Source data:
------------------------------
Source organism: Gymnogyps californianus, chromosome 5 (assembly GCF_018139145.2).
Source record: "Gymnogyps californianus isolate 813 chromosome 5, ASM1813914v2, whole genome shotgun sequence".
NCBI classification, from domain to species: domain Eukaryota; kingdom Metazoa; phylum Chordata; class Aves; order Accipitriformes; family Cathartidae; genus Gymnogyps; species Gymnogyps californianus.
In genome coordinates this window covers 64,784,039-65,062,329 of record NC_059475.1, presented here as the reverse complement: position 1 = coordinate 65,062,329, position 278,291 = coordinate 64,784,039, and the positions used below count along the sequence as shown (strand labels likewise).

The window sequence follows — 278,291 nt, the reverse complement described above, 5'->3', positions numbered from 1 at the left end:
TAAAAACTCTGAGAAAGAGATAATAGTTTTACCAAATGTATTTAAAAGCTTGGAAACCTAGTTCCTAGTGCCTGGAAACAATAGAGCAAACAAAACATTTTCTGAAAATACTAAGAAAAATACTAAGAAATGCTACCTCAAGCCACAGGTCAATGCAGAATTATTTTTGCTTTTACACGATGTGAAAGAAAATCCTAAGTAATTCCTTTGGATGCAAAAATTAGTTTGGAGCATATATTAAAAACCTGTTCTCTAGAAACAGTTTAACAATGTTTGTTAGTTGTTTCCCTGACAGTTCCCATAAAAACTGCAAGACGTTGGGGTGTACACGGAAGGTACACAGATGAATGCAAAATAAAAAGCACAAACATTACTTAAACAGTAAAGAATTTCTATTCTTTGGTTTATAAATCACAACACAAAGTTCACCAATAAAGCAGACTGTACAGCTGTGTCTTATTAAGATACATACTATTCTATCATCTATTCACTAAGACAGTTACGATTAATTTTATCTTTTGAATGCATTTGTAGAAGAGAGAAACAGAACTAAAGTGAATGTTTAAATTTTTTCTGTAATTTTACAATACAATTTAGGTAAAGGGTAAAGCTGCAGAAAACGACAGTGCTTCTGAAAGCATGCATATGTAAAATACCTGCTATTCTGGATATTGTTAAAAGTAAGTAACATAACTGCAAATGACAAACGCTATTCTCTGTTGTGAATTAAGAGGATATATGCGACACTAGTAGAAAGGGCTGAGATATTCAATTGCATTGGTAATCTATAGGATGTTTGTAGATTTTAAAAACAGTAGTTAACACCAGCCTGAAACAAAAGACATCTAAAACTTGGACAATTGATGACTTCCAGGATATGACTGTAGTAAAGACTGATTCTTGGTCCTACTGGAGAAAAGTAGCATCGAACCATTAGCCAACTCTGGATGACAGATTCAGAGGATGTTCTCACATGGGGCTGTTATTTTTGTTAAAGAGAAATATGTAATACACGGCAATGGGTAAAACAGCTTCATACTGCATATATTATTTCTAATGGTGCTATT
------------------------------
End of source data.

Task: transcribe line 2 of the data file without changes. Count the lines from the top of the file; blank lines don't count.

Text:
Source record: "Gymnogyps californianus isolate 813 chromosome 5, ASM1813914v2, whole genome shotgun sequence".